Director Brandon Vedder has spent the last two years following singer-songwriter David Bazan on tour, working to craft a documentary telling his story.
That story is certainly one worth telling, as Bazan’s journey from “indie/Christian crossover act” with his band Pedro the Lion to an alienation of that fanbase once he began questioning, reevaluating and ultimately abandoning his faith raises many interesting questions regarding both the independent and intersected worlds of music and faith. The documentary mixes one-on-one conversations with footage from Bazan’s living room tours, where he invites fans into “no-holds-barred Q&A sessions,” and takes him through the releases of his two latest albums, including the excellent Care, which was released last month.
Vedder is now in the final days of a Kickstarter campaign to help fund the documentary, which is moving on to the post-production phase and is titled Strange Negotiations. While he and the film’s producer, Alison Mo Massey, just recently reached their minimum goal of $75,000, any additional support will grant them “more freedom and time to achieve the best version of this film,” and will help them “to invest in the crucial marketing and PR necessary to get the word out.” The campaign is scheduled to end later this week, early in the morning of Thursday, April 6.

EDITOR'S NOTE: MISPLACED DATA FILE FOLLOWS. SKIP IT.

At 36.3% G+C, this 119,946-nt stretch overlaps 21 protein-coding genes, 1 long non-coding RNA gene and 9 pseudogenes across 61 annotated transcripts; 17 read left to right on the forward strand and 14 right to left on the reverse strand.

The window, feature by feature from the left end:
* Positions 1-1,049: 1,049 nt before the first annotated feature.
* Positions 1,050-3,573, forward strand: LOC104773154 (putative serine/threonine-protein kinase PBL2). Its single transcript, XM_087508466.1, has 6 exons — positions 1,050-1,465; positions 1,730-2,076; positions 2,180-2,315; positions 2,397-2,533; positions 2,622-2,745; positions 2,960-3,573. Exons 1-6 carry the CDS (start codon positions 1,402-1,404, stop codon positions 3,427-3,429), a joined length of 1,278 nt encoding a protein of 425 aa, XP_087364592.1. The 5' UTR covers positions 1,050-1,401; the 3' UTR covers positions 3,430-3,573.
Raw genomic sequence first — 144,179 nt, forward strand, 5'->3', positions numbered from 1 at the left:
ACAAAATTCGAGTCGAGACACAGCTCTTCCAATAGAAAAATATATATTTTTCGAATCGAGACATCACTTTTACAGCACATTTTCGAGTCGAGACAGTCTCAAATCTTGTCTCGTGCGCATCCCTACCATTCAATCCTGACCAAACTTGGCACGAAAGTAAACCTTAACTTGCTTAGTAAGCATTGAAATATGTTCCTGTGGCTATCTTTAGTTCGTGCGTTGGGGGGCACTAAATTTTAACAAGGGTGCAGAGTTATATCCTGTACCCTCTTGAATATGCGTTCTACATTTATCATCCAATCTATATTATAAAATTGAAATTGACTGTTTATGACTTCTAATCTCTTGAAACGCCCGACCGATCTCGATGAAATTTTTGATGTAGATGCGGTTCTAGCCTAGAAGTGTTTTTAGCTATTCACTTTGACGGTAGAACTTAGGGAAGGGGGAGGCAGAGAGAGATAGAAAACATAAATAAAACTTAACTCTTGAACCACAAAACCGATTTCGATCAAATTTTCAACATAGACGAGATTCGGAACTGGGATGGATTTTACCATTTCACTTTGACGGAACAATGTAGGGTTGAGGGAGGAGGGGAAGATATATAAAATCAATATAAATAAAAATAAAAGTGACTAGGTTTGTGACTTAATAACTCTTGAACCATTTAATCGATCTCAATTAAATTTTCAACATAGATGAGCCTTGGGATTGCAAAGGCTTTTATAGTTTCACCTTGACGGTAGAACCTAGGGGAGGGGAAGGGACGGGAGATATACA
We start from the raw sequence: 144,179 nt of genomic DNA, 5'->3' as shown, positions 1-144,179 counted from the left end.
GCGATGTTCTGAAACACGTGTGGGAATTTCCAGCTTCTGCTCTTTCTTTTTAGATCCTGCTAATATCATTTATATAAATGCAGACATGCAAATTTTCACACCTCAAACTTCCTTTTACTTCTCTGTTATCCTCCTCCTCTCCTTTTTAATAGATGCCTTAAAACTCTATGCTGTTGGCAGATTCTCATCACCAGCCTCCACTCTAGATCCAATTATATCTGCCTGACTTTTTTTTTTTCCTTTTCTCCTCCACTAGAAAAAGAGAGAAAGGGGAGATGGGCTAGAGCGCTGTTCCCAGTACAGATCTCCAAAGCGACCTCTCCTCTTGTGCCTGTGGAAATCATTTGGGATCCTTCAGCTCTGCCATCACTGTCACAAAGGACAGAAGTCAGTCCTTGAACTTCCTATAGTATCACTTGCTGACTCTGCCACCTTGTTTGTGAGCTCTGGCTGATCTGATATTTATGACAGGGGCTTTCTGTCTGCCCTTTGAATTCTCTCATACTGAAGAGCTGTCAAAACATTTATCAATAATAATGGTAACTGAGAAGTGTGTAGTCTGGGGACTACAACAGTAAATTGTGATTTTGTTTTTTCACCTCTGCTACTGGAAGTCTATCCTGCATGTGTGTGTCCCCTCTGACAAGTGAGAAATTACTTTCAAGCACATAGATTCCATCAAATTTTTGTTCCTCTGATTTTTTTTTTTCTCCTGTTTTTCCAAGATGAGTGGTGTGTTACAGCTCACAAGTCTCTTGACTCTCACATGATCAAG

Like any good Kickstarter, donations come with some exclusive perks, which include T-shirts, tote bags, posters and a live EP from Bazan’s living room shows. If you’re particularly invested in the film, a $1,500+ contribution will earn you lifetime access to any Bazan show. Judging by the trailer, which you can watch below, Strange Negotiations isn’t quite setting out to be a traditional music doc—though it will feature music, along with discussions on the loneliness of a life on the road—but rather a film that seeks to pose important questions about religion and belief, along with the general polarized state we live in.
Find the Kickstarter here and read two Paste features from within the midst of Bazan’s difficult transitional period: an interview from 2009 here and a lengthier 2014 piece here. You can also find a video of Bazan playing a set at Daytrotter last summer further down via the Paste Cloud.